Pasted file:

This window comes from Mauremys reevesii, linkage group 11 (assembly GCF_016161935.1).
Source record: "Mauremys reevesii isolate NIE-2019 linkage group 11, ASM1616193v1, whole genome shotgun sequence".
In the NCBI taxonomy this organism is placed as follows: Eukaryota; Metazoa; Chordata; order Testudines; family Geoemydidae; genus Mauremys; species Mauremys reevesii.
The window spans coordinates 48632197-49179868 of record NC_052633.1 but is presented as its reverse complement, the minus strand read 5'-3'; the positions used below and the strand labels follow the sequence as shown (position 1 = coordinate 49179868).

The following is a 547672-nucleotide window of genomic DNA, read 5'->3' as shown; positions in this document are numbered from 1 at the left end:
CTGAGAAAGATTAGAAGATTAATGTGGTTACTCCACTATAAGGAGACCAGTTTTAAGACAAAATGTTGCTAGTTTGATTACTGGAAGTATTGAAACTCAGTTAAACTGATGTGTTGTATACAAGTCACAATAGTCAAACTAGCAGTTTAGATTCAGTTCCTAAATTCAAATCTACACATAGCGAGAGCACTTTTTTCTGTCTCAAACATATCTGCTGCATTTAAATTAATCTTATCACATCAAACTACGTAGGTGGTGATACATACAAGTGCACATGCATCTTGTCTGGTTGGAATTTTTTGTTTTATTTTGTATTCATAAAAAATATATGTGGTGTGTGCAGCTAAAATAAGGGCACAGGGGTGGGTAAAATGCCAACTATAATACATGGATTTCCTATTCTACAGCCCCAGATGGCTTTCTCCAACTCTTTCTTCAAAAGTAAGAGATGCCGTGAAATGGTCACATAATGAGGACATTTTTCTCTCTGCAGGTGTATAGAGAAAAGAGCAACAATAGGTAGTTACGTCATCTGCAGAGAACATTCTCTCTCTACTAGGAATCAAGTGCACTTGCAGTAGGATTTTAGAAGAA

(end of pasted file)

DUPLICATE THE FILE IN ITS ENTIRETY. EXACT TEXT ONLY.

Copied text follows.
This window comes from Mauremys reevesii, linkage group 11 (assembly GCF_016161935.1).
Source record: "Mauremys reevesii isolate NIE-2019 linkage group 11, ASM1616193v1, whole genome shotgun sequence".
In the NCBI taxonomy this organism is placed as follows: Eukaryota; Metazoa; Chordata; order Testudines; family Geoemydidae; genus Mauremys; species Mauremys reevesii.
The window spans coordinates 48632197-49179868 of record NC_052633.1 but is presented as its reverse complement, the minus strand read 5'-3'; the positions used below and the strand labels follow the sequence as shown (position 1 = coordinate 49179868).

The following is a 547672-nucleotide window of genomic DNA, read 5'->3' as shown; positions in this document are numbered from 1 at the left end:
CTGAGAAAGATTAGAAGATTAATGTGGTTACTCCACTATAAGGAGACCAGTTTTAAGACAAAATGTTGCTAGTTTGATTACTGGAAGTATTGAAACTCAGTTAAACTGATGTGTTGTATACAAGTCACAATAGTCAAACTAGCAGTTTAGATTCAGTTCCTAAATTCAAATCTACACATAGCGAGAGCACTTTTTTCTGTCTCAAACATATCTGCTGCATTTAAATTAATCTTATCACATCAAACTACGTAGGTGGTGATACATACAAGTGCACATGCATCTTGTCTGGTTGGAATTTTTTGTTTTATTTTGTATTCATAAAAAATATATGTGGTGTGTGCAGCTAAAATAAGGGCACAGGGGTGGGTAAAATGCCAACTATAATACATGGATTTCCTATTCTACAGCCCCAGATGGCTTTCTCCAACTCTTTCTTCAAAAGTAAGAGATGCCGTGAAATGGTCACATAATGAGGACATTTTTCTCTCTGCAGGTGTATAGAGAAAAGAGCAACAATAGGTAGTTACGTCATCTGCAGAGAACATTCTCTCTCTACTAGGAATCAAGTGCACTTGCAGTAGGATTTTAGAAGAA